CPD Classics: National Lampoon’s Christmas Vacation (1989) Review

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National Lampoon’s Christmas Vacation (1989) by ME!

Directed by Jeremiah Chechik

Written by John Hughes

Starring:
Chevy Chase
Beverly D’Angelo
Randy Quaid
Juliette Lewis
Johnny Galecki
John Randolph
Diane Ladd
E.G. Marshall
Doris Roberts
William Hickey
Mae Questel
Miriam Flynn
Nicholas Guest
Julia Louis-Dreyfus

Running time: 97 minutes

Plot Synopsis:
The Griswolds decide to stay home for Christmas. And this “vacation” is the funniest by far.

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My Opinion:

I love Christmas movies. When I was younger and had time, I’d watch loads of them through all of December. It’s A Wonderful Life, A Christmas Story, etc etc… I don’t have the time for that these days but there are TWO Christmas movies I still try to watch every December without fail: Scrooged and, of course, this.

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I don’t think I need to go into this one too much – I’d be very surprised if anyone has actually not seen it. By far the best of the “Vacation” films, National Lampoon’s Christmas Vacation may not be It’s A Wonderful Life but is certainly every bit as much an American Christmas Classic. What I’ve always loved about it is that it SO accurately portrays a fairly typical American Christmas with crazy family (although of course exaggerated for comedic effect). I’m not sure if this one is as successful outside of the US – I WILL admit that it’s very “American”. My British hubby has never been able to relate to this one in the same way that I can and, since living in the UK, I’ve seen that Christmas is quite different here. But that’s probably made me love this movie even more – I can put it on each December and get all warm & fuzzy remembering my Christmases as a kid.

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The other thing I’ve always loved about this movie is that it’s actually REALLY EFFING FUNNY!!! Comedy isn’t exactly my favorite movie genre as there are so few that I’ve found funny over the years. But Christmas Vacation is hilarious. The mishaps with the Christmas lights, the crazy old aunt & uncle, the squirrel, the dry turkey, the cat getting fried, Danny Fucking Kaye, “it is a bit nipply out”, the snobby neighbors, the Star-Spangled Banner, Hallelujah! Holy shit! And, of course…. Cousin Eddie. How awesome is Randy Quaid in this movie? “Shitter was full!”. That’s right, James Stewart – I love you and Zuzu’s petals & your “Attaboy, Clarence” and all that but nothing beats “Shitter was full” when it comes to the all-time best Christmas movie quotes.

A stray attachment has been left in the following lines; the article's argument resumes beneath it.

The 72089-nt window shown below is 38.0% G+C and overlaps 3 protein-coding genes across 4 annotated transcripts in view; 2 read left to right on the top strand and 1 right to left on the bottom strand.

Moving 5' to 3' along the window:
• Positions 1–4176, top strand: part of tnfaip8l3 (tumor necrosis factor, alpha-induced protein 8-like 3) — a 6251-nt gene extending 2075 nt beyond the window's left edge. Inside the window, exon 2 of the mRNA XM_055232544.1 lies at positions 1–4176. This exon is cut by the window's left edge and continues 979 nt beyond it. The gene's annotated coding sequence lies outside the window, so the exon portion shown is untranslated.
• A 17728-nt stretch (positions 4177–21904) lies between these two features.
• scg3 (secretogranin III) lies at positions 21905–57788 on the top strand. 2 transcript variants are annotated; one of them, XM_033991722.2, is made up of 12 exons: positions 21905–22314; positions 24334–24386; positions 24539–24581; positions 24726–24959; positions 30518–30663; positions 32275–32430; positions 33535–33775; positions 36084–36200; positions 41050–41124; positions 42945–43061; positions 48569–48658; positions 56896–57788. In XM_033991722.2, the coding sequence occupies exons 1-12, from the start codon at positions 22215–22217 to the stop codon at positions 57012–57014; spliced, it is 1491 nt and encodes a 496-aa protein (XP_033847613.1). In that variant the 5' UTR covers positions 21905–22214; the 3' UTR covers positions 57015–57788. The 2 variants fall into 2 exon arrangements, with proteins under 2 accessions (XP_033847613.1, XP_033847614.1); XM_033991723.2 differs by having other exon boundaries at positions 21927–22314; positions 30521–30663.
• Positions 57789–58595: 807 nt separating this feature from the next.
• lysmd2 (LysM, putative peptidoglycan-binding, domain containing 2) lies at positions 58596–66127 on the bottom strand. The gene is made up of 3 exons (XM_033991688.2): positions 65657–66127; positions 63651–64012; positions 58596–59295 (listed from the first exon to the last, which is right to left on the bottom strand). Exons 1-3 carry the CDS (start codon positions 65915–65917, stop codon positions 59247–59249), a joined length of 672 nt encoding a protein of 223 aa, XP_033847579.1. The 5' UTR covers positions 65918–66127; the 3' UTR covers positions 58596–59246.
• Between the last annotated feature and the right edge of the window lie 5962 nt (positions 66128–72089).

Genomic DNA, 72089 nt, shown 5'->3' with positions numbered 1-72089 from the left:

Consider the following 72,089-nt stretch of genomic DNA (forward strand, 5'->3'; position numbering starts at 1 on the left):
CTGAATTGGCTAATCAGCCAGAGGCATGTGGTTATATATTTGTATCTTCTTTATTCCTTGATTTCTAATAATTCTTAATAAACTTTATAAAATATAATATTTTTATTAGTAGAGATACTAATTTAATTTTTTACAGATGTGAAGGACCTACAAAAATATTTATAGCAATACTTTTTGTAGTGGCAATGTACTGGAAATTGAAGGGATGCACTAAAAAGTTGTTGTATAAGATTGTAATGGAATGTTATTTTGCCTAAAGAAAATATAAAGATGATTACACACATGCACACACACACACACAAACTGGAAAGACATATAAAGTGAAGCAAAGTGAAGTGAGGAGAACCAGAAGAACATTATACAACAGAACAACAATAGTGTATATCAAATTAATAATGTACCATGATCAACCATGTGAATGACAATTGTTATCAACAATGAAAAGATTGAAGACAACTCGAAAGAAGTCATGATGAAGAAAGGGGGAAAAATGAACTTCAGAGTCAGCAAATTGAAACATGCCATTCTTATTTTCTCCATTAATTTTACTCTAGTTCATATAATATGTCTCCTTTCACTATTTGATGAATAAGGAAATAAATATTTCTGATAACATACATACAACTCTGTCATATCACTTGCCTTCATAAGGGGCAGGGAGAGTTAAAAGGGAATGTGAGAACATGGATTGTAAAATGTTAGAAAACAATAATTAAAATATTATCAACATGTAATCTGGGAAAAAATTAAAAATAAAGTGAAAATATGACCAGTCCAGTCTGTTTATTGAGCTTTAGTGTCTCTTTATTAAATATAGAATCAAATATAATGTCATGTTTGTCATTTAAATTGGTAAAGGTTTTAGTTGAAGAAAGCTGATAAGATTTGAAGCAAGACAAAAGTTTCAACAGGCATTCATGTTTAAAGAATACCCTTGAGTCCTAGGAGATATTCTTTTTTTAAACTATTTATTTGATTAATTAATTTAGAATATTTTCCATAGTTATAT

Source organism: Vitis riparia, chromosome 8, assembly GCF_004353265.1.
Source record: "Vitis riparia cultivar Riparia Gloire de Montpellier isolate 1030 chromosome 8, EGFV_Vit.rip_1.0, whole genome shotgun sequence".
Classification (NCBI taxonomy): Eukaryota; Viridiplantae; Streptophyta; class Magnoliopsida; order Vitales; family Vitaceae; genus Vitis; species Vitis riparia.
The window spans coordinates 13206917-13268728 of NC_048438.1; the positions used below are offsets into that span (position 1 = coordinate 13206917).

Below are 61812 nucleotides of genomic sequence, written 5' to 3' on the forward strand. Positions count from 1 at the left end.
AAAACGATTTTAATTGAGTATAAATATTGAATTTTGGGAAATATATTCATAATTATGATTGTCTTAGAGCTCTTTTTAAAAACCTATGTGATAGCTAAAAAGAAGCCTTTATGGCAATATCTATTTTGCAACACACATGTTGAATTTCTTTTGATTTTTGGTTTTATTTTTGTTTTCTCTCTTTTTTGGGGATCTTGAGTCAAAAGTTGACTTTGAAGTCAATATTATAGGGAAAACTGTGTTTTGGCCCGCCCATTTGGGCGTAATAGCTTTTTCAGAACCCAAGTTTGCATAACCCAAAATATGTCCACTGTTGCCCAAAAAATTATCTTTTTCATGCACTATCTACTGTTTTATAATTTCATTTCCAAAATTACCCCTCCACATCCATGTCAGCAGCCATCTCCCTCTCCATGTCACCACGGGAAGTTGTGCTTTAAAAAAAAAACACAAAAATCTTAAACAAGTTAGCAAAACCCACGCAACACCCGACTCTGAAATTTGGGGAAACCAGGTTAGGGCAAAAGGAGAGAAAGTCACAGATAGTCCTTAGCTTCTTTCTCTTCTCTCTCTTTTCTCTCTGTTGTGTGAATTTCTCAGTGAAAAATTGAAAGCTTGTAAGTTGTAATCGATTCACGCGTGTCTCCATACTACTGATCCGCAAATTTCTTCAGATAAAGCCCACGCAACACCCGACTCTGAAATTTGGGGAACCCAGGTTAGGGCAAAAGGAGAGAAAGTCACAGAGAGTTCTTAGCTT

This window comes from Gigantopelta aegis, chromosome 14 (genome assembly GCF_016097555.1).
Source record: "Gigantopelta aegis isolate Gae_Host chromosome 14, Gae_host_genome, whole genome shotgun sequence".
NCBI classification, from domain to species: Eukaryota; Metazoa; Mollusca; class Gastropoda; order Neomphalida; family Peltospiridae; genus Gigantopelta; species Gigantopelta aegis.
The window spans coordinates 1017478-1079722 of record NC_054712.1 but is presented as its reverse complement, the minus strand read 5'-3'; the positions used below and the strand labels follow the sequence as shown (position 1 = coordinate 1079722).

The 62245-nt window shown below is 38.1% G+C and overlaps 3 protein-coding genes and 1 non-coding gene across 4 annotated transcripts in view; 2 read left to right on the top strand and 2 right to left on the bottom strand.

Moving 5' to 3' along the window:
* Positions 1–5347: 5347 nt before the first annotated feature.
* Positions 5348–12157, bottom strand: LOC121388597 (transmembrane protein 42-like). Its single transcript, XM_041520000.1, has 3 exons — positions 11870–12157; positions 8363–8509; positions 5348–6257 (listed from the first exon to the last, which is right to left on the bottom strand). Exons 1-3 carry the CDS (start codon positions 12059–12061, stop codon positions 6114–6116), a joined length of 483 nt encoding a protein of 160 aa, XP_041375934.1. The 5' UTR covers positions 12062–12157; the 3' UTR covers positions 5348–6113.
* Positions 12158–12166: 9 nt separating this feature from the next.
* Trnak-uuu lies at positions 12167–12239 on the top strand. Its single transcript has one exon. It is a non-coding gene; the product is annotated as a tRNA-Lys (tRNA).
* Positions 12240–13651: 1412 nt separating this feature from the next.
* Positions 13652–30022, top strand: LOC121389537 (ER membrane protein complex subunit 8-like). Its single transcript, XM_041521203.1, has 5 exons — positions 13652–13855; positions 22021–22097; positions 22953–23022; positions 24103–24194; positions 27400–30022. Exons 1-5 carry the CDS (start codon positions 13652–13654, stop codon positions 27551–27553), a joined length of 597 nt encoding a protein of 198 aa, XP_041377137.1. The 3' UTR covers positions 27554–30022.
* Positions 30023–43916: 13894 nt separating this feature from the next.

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Summary:

This movie never fails to cheer me up. I can’t imagine a Christmas going by without me watching it. It’s very American which makes me feel all nostalgic, it’s funny as hell, and it actually has a lot of heart without being annoyingly saccharine like most Christmas movies are. These are the reasons why National Lampoon’s Christmas Vacation is a CPD Classic.

My Rating: 9/10

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**I could only track down the above poster art to Pinterest HERE. And I looooove this piece of artwork from artist Jude Buffum (site HERE).

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National Lampoon’s Christmas Vacation (1989) Guest Review